Damasio took on the interaction between emotions and reason, consicousness, and now, with this book, feelings. These are not unimportant, trivial or simple problems for a neurologist to tackle. They are among the greatest mysteries left in science. Now, do not take this to mean I think I agree wholly with Damasio, or that he has solved these puzzles completely. No. But he has made progress, and he has advanced some really intersting hypothesis. Damasio therefore is rightly considered one of the foremost theorethical neuroscienctists, and although seems sometimes to dismiss much of the literature and consider only evidence coming out of his lab, his ability to so easily transform his theories into highly readable popular accounts is scary.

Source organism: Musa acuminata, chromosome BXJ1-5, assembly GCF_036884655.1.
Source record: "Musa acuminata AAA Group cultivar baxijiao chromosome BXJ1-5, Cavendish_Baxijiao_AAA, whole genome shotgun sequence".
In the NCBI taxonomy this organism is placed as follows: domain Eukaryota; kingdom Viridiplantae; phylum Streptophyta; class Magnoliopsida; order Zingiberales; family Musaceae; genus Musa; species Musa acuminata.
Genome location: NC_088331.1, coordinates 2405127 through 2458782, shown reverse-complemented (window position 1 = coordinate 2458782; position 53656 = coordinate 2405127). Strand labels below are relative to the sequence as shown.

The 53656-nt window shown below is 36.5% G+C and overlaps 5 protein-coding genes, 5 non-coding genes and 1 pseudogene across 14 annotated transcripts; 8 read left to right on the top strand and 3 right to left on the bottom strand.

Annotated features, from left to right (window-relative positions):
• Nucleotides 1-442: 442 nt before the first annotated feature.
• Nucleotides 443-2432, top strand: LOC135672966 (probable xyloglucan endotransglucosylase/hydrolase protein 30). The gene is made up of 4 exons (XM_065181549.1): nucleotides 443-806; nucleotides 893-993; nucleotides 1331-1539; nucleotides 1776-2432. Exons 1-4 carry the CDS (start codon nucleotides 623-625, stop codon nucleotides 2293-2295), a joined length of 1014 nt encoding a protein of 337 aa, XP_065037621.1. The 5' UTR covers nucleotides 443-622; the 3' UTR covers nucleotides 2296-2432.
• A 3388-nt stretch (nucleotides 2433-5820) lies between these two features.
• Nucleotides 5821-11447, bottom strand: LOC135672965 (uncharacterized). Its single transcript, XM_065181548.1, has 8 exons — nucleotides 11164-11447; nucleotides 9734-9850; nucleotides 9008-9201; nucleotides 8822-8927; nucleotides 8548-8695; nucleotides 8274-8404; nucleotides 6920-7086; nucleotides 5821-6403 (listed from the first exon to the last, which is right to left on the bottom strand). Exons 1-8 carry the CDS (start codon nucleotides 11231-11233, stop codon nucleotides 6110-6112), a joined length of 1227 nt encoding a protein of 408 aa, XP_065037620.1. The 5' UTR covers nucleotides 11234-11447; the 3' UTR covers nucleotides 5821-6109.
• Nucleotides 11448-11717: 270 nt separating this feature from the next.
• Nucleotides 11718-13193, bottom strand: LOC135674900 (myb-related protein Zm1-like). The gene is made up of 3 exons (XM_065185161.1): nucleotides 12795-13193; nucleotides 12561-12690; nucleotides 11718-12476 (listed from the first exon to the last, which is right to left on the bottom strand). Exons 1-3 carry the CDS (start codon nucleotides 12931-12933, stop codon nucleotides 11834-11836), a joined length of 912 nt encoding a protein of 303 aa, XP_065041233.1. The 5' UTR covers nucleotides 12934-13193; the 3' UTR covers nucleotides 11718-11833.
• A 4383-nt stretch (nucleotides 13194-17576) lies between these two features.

Damasios main concern in this book is to present an neurobiological account of feelings. Now the first move he makes is to distinguish them from the related phenomenon of emotions. These are not to be confused, even when they are highly related. Felling, to Damasio, comes only after the emotion, and is very different from it. Emotions are complexes of chemical and neural patterns that drive the organism by automatical alterations of the state of the body, towards evolutionarily set places of well-being. Fellings are the perceptions of changes in, or the states of the body, and the modes of thinking that these ensue. To Damasio then, the feeling of fear would consist of the infromation provided by the body proper as well as of the way the cognitive mechanism functions because of the changes that are taking place. Since Damasio considers body regulating, homeostatic, and body sensing so important for feelings, he mantains the neurobiological underpinnings of feelings must be structures related to these functions. And he has evidence to support this claim. Imaging experiments show activity in the brain stem, hypothalamus,cingulate cortices and insula correlated with feelings. These structures have in common precicely their activity in regulating or obtaining information of the body. For theoretical reasons, Damasio holds the insula to be the main player here.